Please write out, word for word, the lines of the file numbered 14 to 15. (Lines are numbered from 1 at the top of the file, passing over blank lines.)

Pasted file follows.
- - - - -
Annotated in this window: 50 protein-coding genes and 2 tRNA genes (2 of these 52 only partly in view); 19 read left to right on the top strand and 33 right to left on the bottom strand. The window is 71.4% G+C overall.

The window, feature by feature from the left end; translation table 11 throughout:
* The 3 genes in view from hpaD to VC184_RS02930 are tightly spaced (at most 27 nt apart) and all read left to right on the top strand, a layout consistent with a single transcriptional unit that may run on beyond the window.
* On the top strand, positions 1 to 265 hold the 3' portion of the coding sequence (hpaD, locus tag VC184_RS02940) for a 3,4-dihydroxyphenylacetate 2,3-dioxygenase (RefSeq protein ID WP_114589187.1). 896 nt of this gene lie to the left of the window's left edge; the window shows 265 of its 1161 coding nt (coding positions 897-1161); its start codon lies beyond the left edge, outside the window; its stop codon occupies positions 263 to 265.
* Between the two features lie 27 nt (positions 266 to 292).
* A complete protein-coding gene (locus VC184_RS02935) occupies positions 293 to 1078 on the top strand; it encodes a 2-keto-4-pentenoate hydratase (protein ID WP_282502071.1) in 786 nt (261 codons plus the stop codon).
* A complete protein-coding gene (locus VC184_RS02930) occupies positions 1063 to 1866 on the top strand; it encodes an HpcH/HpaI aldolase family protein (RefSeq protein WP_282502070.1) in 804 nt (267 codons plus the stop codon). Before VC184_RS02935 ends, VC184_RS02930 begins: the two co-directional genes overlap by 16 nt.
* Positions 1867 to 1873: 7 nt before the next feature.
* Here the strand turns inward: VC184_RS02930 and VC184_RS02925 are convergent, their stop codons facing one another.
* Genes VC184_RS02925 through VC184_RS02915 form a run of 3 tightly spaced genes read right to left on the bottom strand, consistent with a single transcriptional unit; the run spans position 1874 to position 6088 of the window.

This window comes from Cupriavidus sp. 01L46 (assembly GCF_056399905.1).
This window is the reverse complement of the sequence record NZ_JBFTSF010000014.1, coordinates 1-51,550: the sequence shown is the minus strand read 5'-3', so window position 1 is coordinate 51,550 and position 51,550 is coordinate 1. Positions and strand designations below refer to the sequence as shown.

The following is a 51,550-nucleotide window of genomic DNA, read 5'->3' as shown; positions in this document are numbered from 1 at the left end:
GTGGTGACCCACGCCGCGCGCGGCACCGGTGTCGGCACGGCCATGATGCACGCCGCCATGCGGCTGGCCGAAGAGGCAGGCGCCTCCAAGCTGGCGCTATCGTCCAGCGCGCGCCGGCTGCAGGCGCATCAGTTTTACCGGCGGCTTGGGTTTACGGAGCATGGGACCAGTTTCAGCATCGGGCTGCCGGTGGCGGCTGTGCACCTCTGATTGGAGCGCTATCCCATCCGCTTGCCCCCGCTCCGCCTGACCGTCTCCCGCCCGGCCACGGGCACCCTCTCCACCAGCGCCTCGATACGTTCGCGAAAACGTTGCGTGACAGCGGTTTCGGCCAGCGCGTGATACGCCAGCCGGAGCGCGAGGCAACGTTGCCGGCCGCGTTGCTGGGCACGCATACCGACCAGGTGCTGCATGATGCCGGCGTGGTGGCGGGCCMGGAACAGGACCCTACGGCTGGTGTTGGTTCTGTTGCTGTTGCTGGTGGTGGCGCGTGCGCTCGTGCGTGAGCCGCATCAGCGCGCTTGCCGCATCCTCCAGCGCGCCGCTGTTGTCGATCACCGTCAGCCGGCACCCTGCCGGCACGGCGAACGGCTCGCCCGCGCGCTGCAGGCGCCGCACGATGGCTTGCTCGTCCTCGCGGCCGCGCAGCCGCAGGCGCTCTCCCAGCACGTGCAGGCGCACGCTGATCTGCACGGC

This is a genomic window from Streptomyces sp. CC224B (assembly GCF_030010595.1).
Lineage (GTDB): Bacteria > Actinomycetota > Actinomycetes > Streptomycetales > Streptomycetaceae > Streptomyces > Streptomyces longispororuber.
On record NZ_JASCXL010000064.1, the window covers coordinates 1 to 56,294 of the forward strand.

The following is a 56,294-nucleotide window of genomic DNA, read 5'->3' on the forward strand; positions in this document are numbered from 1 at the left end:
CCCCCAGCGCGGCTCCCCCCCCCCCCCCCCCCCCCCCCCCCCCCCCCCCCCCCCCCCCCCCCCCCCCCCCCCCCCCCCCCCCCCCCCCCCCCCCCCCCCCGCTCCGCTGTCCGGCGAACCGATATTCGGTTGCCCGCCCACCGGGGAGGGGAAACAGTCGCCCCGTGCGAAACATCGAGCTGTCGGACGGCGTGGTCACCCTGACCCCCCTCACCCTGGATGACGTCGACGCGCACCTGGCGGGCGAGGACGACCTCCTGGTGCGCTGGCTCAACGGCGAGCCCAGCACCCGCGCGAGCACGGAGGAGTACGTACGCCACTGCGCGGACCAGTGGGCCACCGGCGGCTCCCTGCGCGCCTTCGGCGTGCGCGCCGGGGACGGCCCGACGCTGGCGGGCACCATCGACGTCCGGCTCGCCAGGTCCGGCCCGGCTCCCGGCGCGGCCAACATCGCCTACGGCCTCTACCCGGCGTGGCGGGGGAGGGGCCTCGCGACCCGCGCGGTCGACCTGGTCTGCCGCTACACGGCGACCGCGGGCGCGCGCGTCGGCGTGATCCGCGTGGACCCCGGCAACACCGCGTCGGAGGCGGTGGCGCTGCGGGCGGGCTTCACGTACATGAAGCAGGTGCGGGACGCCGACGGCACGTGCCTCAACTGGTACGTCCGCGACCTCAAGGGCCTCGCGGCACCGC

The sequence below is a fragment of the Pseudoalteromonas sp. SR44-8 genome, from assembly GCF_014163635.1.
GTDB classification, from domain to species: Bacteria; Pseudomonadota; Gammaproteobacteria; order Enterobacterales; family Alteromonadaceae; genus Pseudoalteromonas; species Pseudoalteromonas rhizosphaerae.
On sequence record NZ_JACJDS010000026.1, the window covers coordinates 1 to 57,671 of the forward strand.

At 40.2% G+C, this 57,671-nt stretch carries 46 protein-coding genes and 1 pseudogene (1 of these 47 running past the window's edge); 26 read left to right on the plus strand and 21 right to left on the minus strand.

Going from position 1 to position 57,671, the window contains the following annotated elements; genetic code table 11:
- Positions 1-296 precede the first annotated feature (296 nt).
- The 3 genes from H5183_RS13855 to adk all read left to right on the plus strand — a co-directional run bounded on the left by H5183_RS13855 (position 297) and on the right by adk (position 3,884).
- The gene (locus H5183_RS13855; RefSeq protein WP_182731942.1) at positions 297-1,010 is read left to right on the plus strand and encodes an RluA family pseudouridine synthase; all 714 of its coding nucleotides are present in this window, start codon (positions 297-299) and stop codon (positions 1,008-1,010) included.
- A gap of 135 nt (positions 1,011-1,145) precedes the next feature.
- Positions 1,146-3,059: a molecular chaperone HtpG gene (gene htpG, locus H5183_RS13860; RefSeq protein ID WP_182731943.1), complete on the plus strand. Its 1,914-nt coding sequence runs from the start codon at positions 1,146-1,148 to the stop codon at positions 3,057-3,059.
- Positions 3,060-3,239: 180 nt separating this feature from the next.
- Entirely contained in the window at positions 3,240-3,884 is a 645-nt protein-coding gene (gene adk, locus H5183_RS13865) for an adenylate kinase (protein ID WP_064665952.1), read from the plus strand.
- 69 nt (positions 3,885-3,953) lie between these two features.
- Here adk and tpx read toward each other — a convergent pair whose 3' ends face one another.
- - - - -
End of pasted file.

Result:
GTGGTGACCCACGCCGCGCGCGGCACCGGTGTCGGCACGGCCATGATGCACGCCGCCATGCGGCTGGCCGAAGAGGCAGGCGCCTCCAAGCTGGCGCTATCGTCCAGCGCGCGCCGGCTGCAGGCGCATCAGTTTTACCGGCGGCTTGGGTTTACGGAGCATGGGACCAGTTTCAGCATCGGGCTGCCGGTGGCGGCTGTGCACCTCTGATTGGAGCGCTATCCCATCCGCTTGCCCCCGCTCCGCCTGACCGTCTCCCGCCCGGCCACGGGCACCCTCTCCACCAGCGCCTCGATACGTTCGCGAAAACGTTGCGTGACAGCGGTTTCGGCCAGCGCGTGATACGCCAGCCGGAGCGCGAGGCAACGTTGCCGGCCGCGTTGCTGGGCACGCATACCGACCAGGTGCTGCATGATGCCGGCGTGGTGGCGGGCCMGGAACAGGACCCTACGGCTGGTGTTGGTTCTGTTGCTGTTGCTGGTGGTGGCGCGTGCGCTCGTGCGTGAGCCGCATCAGCGCGCTTGCCGCATCCTCCAGCGCGCCGCTGTTGTCGATCACCGTCAGCCGGCACCCTGCCGGCACGGCGAACGGCTCGCCCGCGCGCTGCAGGCGCCGCACGATGGCTTGCTCGTCCTCGCGGCCGCGCAGCCGCAGGCGCTCTCCCAGCACGTGCAGGCGCACGCTGATCTGCACGGC

This is a genomic window from Streptomyces sp. CC224B (assembly GCF_030010595.1).